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Recovering backpacker, Cornwallite at heart, political enthusiast, catalyst, writer, husband, father, community volunteer, unabashedly proud Canadian. Every hyperlink connects to something related directly or thematically to that which is highlighted.

Wednesday, 14 May 2014

Hudak's Tragic Mental Health Irony

I really think Hudak's heart is in the right place, but it's his head that needs to step up a bit here.  

I'm hoping he's familiar with the federal workplace standards for mental health; a great initiative supported by the federal Conservatives, I might add.  The reason this is such an important undertaking at this point in time is that mental health is a growing cause for disability claims, absenteeism and lost productivity

If you want to talk about cost savings - mental health-related concerns cost the Canadian economy some $50 billion annually.  That's a lot.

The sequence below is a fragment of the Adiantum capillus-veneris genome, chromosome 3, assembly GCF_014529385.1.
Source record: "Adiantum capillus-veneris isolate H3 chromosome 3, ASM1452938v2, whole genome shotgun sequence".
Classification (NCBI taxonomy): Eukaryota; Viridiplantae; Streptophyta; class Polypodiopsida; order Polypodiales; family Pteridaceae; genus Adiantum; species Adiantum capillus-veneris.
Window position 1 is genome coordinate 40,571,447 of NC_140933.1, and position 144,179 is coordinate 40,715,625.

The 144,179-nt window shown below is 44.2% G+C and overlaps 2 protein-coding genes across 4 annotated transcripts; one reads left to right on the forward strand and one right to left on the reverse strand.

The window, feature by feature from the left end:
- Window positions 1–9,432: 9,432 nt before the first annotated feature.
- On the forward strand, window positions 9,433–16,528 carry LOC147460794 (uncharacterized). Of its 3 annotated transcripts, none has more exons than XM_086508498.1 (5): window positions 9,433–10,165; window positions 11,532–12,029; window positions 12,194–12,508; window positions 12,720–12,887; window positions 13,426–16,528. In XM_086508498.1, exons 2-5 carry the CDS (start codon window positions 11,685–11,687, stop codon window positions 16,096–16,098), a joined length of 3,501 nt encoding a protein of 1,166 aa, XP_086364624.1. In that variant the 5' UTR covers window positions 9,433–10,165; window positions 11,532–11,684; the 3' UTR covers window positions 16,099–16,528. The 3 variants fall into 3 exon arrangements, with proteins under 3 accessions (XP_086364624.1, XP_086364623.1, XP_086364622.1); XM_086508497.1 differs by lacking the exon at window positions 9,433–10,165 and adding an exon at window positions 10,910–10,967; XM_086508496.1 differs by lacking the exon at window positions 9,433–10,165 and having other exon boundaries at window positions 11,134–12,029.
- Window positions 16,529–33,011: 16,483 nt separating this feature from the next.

The elephant in the room around mental health, though, is that it doesn't work the way we think it does.

For one, conditions like bipolar disorder or schizophrenia are genetic, which means they aren't actually illnesses, but inherited traits, like pigmentation or height.  You can be pale and prone to sunburn or too tall to fit in small cars - they're not considered illnesses, but conditions to be accommodated.  They're also manifested physically and therefore clearly discernible by the general public.  

Life can be harder for left-handed people, but society has become far more accommodating.  When society isn't understanding or accommodating, however, we tend to react to behaviour rather than explore the causes beneath that behaviour.  ADHD kids and adults have greater trouble landing and retaining jobs; some autistic folk will have amazing, never-harnessed skills because of communications challenges that some teachers and employers feel no need to come half-way on.